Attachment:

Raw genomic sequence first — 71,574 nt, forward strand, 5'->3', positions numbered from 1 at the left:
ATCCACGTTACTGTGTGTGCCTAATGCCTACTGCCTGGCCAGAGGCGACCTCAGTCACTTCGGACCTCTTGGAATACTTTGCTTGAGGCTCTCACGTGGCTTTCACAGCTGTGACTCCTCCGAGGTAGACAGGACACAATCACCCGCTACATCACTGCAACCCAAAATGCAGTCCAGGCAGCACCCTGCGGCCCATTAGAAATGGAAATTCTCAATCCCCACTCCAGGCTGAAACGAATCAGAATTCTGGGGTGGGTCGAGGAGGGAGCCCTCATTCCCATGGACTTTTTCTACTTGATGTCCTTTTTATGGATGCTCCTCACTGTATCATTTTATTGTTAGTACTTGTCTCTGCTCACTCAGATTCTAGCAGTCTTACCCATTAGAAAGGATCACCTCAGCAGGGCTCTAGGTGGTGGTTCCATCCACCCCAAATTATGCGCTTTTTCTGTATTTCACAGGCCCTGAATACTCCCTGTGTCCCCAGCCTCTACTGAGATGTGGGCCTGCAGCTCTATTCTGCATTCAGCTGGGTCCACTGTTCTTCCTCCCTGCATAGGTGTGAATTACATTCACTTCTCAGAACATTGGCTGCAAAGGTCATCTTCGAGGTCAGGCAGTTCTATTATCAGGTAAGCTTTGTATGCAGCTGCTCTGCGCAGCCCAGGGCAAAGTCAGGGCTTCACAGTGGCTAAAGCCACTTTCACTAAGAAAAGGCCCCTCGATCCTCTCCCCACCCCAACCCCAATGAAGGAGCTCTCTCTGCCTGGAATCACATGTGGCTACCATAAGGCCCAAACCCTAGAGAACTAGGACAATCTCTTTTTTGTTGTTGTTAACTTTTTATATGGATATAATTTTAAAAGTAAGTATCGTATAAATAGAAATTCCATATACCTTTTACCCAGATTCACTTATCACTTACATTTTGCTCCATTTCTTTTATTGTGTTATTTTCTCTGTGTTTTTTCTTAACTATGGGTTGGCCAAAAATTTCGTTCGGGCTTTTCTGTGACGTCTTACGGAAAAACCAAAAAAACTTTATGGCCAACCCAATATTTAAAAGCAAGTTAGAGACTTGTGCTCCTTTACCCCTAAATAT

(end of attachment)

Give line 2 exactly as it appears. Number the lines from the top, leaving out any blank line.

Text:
ATCCACGTTACTGTGTGTGCCTAATGCCTACTGCCTGGCCAGAGGCGACCTCAGTCACTTCGGACCTCTTGGAATACTTTGCTTGAGGCTCTCACGTGGCTTTCACAGCTGTGACTCCTCCGAGGTAGACAGGACACAATCACCCGCTACATCACTGCAACCCAAAATGCAGTCCAGGCAGCACCCTGCGGCCCATTAGAAATGGAAATTCTCAATCCCCACTCCAGGCTGAAACGAATCAGAATTCTGGGGTGGGTCGAGGAGGGAGCCCTCATTCCCATGGACTTTTTCTACTTGATGTCCTTTTTATGGATGCTCCTCACTGTATCATTTTATTGTTAGTACTTGTCTCTGCTCACTCAGATTCTAGCAGTCTTACCCATTAGAAAGGATCACCTCAGCAGGGCTCTAGGTGGTGGTTCCATCCACCCCAAATTATGCGCTTTTTCTGTATTTCACAGGCCCTGAATACTCCCTGTGTCCCCAGCCTCTACTGAGATGTGGGCCTGCAGCTCTATTCTGCATTCAGCTGGGTCCACTGTTCTTCCTCCCTGCATAGGTGTGAATTACATTCACTTCTCAGAACATTGGCTGCAAAGGTCATCTTCGAGGTCAGGCAGTTCTATTATCAGGTAAGCTTTGTATGCAGCTGCTCTGCGCAGCCCAGGGCAAAGTCAGGGCTTCACAGTGGCTAAAGCCACTTTCACTAAGAAAAGGCCCCTCGATCCTCTCCCCACCCCAACCCCAATGAAGGAGCTCTCTCTGCCTGGAATCACATGTGGCTACCATAAGGCCCAAACCCTAGAGAACTAGGACAATCTCTTTTTTGTTGTTGTTAACTTTTTATATGGATATAATTTTAAAAGTAAGTATCGTATAAATAGAAATTCCATATACCTTTTACCCAGATTCACTTATCACTTACATTTTGCTCCATTTCTTTTATTGTGTTATTTTCTCTGTGTTTTTTCTTAACTATGGGTTGGCCAAAAATTTCGTTCGGGCTTTTCTGTGACGTCTTACGGAAAAACCAAAAAAACTTTATGGCCAACCCAATATTTAAAAGCAAGTTAGAGACTTGTGCTCCTTTACCCCTAAATAT